Ireland’s prime minister Leo Varadkar has told Theresa May the United Kingdom will not be allowed to unilaterally pull out of any Brexit backstop.
In a phone call on Monday, Varadkar said he would consider proposals for a “review mechanism” that could dissolve the safety net – the UK would not be allowed to trigger it alone.
An Irish Government spokeswoman said: “The Taoiseach indicated an openness to consider proposals for a review, provided that it was clear that the outcome of any such review could not involve a unilateral decision to end the backstop.”
A Downing Street spokesman said May and Varadkar agreed “the intention was that the backstop should only be a temporary arrangement”.
“In order to ensure that the backstop, if ever needed, would be temporary, the prime minister said that there would need to be a mechanism through which the backstop could be brought to an end,” the spokesman added.
The phone call between the two leaders came after Dominic Raab reportedly privately demanded the right to unilaterally end the backstop.
According to The Daily Telegraph, the Brexit secretary “stunned” Irish officials with the suggestion.
Simon Coveney, the Irish foreign minister, made clear on Monday morning that this would never be agreed.
EU deputy chief Brexit negotiator Sabine Weyand moved quickly to support Coveney. “Still necessary to repeat this, it seems,” she said.
Brexit talks have been deadlocked over the so-called backstop – the fallback position that would be activated if a future EU-UK trade deal does not produce a solution that would prevent a hard border between Ireland and Northern Ireland.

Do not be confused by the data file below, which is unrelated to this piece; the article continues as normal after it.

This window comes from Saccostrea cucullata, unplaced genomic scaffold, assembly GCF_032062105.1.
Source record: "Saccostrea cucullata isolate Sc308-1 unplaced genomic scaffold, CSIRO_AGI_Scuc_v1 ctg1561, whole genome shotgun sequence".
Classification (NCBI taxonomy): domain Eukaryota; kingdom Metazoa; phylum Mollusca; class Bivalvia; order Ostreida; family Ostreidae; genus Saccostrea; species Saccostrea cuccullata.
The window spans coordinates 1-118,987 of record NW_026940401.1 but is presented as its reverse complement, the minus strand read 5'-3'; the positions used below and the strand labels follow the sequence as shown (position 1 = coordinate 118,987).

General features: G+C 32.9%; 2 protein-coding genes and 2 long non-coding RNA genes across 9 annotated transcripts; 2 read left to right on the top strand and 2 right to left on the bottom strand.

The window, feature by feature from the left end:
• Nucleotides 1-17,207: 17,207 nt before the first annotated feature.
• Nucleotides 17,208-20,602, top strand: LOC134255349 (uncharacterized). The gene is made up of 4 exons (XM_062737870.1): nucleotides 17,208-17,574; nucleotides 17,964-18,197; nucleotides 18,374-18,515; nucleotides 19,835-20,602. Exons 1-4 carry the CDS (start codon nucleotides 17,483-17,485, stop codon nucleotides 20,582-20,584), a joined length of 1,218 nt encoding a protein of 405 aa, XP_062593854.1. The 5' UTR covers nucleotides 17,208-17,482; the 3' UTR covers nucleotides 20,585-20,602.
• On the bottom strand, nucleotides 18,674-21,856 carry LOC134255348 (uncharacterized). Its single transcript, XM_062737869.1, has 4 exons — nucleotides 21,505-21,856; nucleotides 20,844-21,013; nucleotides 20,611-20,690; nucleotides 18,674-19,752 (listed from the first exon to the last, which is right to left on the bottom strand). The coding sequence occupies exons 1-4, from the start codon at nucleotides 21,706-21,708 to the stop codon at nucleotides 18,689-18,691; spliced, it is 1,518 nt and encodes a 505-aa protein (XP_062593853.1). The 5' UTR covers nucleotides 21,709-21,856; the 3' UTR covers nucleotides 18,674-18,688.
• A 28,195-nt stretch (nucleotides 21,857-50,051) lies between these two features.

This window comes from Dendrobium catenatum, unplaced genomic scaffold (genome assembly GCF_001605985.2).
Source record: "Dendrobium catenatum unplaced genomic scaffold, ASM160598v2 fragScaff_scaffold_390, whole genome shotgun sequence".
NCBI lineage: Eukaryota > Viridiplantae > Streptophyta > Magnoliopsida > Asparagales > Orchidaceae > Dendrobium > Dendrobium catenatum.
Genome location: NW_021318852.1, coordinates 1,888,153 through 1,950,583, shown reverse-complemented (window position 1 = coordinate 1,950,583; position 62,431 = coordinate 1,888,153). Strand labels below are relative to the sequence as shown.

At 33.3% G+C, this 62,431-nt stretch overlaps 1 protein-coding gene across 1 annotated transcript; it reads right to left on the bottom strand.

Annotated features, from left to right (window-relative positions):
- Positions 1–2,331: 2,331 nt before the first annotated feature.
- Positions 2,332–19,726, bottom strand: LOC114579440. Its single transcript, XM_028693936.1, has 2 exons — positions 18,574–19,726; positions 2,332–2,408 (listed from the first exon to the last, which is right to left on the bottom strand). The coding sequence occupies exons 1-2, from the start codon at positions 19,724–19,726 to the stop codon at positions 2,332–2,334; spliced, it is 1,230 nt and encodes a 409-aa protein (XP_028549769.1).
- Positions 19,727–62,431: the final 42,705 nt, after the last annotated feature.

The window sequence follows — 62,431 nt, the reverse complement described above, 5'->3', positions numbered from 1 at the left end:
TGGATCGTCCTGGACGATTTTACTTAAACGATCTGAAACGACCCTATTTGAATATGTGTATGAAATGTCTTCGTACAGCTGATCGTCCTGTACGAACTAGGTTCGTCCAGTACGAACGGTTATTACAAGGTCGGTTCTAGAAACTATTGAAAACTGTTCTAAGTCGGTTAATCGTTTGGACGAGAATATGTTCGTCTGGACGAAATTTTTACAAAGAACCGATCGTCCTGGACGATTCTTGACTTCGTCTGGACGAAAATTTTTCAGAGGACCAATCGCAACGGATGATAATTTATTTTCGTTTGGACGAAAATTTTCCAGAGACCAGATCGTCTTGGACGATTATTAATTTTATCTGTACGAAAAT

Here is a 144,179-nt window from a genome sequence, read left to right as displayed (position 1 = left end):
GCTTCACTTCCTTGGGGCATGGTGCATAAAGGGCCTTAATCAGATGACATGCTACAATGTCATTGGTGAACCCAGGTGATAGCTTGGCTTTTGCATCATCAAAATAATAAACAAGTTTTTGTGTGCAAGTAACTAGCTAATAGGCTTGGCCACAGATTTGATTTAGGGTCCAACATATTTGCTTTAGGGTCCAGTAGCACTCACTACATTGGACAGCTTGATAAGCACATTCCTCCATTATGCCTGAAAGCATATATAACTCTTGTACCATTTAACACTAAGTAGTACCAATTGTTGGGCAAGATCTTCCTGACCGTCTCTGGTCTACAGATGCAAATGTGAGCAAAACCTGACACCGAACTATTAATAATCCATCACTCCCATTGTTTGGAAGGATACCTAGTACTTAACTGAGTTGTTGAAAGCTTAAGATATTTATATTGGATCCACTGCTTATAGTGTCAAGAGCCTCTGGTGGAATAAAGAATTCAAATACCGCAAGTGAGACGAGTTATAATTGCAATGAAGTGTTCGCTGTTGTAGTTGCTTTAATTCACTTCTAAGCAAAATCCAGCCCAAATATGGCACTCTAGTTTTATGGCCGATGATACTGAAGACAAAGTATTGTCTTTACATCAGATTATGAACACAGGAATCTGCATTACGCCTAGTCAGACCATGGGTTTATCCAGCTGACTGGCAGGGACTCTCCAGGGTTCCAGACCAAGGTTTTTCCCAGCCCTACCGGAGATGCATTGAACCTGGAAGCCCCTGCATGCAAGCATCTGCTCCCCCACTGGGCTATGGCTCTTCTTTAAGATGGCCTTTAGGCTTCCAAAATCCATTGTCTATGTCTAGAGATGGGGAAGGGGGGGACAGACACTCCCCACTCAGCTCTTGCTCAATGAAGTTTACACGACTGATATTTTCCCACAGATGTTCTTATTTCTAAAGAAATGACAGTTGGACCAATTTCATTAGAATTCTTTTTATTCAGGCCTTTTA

Under the EU’s proposal, Northern Ireland would remain in the customs union and in the single market for goods.
But this has been rejected by London, as it would see customs checks take place between Northern Ireland and the rest of the UK.
It has been reported that Theresa May is close to striking a backstop deal with Brussels which would keep the entire UK in a customs union.
The problem for the prime minister is a significant number of Tory MPs are not prepared to accept any backstop that does not have a time-limit. While the EU has refused to accept a backstop that does have a time-limit.
On Monday former foreign secretary Boris Johnson again denounced a mooted deal with the EU as an “absolute stinker” and urged MPs to reject it.
May is expected to brief the Cabinet on progress in talks when members gather for their weekly meeting at 10 Downing Street on Tuesday.